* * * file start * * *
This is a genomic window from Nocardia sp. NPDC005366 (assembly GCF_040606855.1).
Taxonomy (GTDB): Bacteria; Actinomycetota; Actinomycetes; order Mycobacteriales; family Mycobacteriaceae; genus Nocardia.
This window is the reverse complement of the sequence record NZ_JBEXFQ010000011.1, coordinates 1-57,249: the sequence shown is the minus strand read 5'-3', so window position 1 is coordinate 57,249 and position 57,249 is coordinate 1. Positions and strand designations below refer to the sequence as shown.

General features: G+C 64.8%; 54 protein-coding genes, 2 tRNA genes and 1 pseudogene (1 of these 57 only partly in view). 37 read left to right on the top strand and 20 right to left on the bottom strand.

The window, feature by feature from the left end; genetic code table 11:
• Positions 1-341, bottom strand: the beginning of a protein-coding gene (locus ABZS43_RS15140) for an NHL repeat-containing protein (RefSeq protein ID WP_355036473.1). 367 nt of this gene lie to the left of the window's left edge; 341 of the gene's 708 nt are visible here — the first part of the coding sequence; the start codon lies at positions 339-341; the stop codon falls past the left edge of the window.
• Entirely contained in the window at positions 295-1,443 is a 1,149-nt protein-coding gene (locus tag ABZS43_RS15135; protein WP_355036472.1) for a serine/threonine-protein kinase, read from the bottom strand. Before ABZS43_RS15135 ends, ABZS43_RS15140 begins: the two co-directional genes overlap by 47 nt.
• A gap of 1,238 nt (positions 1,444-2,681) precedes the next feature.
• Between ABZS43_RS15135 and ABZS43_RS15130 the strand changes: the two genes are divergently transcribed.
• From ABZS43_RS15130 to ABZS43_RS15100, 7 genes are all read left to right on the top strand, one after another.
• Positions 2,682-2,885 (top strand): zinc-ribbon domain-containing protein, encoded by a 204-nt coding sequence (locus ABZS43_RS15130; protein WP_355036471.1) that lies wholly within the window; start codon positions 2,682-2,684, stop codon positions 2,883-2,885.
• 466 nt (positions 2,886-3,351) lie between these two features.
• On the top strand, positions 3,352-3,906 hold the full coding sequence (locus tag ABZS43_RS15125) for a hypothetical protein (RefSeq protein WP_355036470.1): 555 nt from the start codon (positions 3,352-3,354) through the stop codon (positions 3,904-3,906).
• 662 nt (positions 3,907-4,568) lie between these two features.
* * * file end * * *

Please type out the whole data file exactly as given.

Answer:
This is a genomic window from Nocardia sp. NPDC005366 (assembly GCF_040606855.1).
Taxonomy (GTDB): Bacteria; Actinomycetota; Actinomycetes; order Mycobacteriales; family Mycobacteriaceae; genus Nocardia.
This window is the reverse complement of the sequence record NZ_JBEXFQ010000011.1, coordinates 1-57,249: the sequence shown is the minus strand read 5'-3', so window position 1 is coordinate 57,249 and position 57,249 is coordinate 1. Positions and strand designations below refer to the sequence as shown.

General features: G+C 64.8%; 54 protein-coding genes, 2 tRNA genes and 1 pseudogene (1 of these 57 only partly in view). 37 read left to right on the top strand and 20 right to left on the bottom strand.

The window, feature by feature from the left end; genetic code table 11:
• Positions 1-341, bottom strand: the beginning of a protein-coding gene (locus ABZS43_RS15140) for an NHL repeat-containing protein (RefSeq protein ID WP_355036473.1). 367 nt of this gene lie to the left of the window's left edge; 341 of the gene's 708 nt are visible here — the first part of the coding sequence; the start codon lies at positions 339-341; the stop codon falls past the left edge of the window.
• Entirely contained in the window at positions 295-1,443 is a 1,149-nt protein-coding gene (locus tag ABZS43_RS15135; protein WP_355036472.1) for a serine/threonine-protein kinase, read from the bottom strand. Before ABZS43_RS15135 ends, ABZS43_RS15140 begins: the two co-directional genes overlap by 47 nt.
• A gap of 1,238 nt (positions 1,444-2,681) precedes the next feature.
• Between ABZS43_RS15135 and ABZS43_RS15130 the strand changes: the two genes are divergently transcribed.
• From ABZS43_RS15130 to ABZS43_RS15100, 7 genes are all read left to right on the top strand, one after another.
• Positions 2,682-2,885 (top strand): zinc-ribbon domain-containing protein, encoded by a 204-nt coding sequence (locus ABZS43_RS15130; protein WP_355036471.1) that lies wholly within the window; start codon positions 2,682-2,684, stop codon positions 2,883-2,885.
• 466 nt (positions 2,886-3,351) lie between these two features.
• On the top strand, positions 3,352-3,906 hold the full coding sequence (locus tag ABZS43_RS15125) for a hypothetical protein (RefSeq protein WP_355036470.1): 555 nt from the start codon (positions 3,352-3,354) through the stop codon (positions 3,904-3,906).
• 662 nt (positions 3,907-4,568) lie between these two features.